I remember that particular incident quite vividly because it represents the biggest problem in our education system. We are entrusting our kids to the dregs of academia. Even worse, many of them are the lazy dregs. We live in a deeply unequal society, and giving our poorest kids the lowest achievers won’t level the playing field. It’s harsh, I know. But we have to choose sides. Either we protect the incompetent, or we protect the vulnerable. Out of politeness we do not criticise bad teachers. At other times we are silent because so many teachers work so hard, and are so sincere, but sincerity is just not enough. Good intentions need to be coupled with competence.
We need to make it a priority to plan for the future of education. We need to realise that the most important resources in a school are the teachers. As citizens, we need to start holding our government accountable for the quality of teachers it allows into the state system.
Government, universities, the private sector, teachers and education activists need to get together to start devising a plan that will ensure that we attract the brightest and most talented to the teaching profession, and focus on keeping them there. If 20 years ago we had made it a priority that only the best would be allowed to influence our youth, would our current education crisis exist?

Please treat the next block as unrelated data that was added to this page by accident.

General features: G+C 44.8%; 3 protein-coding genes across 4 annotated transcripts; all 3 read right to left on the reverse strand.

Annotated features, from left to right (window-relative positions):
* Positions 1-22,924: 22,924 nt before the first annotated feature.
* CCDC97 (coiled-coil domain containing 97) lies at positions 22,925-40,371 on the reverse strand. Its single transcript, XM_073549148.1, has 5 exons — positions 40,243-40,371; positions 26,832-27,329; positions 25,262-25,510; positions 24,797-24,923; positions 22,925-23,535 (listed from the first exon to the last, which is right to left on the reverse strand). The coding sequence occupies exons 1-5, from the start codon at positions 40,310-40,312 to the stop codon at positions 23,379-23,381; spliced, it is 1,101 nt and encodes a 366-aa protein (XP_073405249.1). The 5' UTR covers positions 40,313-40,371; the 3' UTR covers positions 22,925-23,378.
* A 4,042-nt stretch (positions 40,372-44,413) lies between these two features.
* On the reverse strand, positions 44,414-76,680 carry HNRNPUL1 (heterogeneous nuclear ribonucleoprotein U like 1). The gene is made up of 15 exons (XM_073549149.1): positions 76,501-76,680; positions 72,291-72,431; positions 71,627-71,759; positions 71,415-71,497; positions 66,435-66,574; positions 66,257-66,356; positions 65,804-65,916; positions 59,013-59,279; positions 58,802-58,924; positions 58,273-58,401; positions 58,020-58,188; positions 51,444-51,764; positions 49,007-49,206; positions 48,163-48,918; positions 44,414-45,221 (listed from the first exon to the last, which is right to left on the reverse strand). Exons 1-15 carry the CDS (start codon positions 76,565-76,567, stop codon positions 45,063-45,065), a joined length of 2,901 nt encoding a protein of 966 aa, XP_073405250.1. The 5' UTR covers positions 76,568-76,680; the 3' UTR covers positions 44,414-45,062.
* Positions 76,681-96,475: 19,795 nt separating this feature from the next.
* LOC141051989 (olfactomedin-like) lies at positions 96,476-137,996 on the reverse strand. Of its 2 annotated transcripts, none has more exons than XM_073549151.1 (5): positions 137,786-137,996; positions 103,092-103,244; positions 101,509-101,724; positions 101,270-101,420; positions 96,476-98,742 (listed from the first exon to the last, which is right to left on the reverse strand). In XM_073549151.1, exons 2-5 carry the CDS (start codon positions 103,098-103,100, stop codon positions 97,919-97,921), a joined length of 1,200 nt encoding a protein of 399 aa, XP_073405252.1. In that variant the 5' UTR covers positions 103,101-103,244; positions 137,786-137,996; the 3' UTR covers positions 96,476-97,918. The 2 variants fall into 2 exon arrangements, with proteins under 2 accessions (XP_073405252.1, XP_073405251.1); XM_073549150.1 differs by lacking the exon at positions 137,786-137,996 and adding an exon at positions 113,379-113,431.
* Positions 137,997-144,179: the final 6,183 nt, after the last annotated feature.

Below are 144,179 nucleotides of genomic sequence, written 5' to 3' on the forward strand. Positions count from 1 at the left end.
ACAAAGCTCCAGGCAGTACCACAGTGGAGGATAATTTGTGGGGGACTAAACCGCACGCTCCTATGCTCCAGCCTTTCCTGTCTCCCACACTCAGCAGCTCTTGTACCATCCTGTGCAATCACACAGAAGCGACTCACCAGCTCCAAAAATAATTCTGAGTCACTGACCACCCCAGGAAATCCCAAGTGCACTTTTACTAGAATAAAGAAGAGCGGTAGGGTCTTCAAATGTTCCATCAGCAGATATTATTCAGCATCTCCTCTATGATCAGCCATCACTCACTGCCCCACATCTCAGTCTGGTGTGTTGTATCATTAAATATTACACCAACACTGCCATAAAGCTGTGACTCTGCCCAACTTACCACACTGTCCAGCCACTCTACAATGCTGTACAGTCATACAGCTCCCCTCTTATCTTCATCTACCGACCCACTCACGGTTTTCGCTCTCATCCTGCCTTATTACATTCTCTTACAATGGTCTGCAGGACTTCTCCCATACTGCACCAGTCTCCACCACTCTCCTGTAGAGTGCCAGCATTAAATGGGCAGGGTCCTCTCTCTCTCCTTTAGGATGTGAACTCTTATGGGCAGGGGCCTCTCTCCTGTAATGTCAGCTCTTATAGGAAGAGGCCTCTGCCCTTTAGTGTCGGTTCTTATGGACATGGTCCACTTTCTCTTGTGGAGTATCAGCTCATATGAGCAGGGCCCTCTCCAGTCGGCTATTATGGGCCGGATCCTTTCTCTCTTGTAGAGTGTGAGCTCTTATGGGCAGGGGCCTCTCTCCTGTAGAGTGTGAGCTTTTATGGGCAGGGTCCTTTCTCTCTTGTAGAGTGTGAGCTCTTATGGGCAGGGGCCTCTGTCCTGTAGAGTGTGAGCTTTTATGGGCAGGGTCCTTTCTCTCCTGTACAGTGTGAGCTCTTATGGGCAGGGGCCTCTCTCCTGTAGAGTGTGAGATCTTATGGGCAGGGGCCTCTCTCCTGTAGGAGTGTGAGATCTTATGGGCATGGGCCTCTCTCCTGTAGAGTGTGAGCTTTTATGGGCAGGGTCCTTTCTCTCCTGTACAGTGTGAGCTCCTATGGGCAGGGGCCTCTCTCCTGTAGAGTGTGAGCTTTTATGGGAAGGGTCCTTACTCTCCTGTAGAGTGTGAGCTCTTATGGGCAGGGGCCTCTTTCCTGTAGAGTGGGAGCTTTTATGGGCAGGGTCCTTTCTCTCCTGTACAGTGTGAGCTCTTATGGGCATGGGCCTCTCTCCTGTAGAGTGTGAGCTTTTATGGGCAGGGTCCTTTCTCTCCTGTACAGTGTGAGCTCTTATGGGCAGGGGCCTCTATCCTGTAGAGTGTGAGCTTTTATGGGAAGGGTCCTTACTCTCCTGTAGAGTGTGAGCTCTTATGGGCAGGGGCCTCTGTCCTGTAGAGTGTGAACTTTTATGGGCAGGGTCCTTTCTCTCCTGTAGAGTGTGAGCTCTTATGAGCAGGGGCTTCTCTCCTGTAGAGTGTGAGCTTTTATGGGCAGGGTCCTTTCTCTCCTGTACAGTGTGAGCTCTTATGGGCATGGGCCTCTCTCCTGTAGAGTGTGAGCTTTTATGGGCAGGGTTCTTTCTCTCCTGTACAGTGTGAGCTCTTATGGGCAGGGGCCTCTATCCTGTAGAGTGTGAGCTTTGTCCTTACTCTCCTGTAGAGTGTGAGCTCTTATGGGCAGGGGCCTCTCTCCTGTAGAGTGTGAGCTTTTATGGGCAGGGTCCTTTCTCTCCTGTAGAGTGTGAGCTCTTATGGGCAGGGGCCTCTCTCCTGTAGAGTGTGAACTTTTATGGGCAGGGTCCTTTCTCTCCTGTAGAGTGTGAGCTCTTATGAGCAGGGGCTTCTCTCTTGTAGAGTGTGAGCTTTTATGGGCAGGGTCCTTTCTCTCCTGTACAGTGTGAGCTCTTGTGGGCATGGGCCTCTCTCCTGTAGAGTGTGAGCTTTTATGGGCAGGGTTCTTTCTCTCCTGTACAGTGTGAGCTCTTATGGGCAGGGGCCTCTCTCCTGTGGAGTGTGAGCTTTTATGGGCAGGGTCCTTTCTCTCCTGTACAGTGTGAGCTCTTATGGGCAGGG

The Soweto youth of 1976 understood their situation. They pointed out that they were “fed the crumbs of ignorance with Afrikaans as a poisonous spoon.” Kudos to our democratic government for taking away the poisoned spoon. But the quality of teachers in democratic South Africa keeps the essence of this slogan as relevant as it was 39 years ago. If you really want to test whether a country cares about its citizens, study the people who have been officially entrusted with promoting the welfare of the most vulnerable groups. Children trapped in cycles of poverty have an opportunity of a better life through education. However, as with everything else, the rich get the best resources, and government deploys the leftovers to the poor. DM
Maryke Bailey is a history teacher who took a hiatus from full-time teaching in 2015. During this time she has been involved in various education-related projects on a free-lance basis.
Photo: Children walk to school, near former South African President Nelson Mandela’s house in Qunu June 14, 2013. REUTERS/Rogan Ward.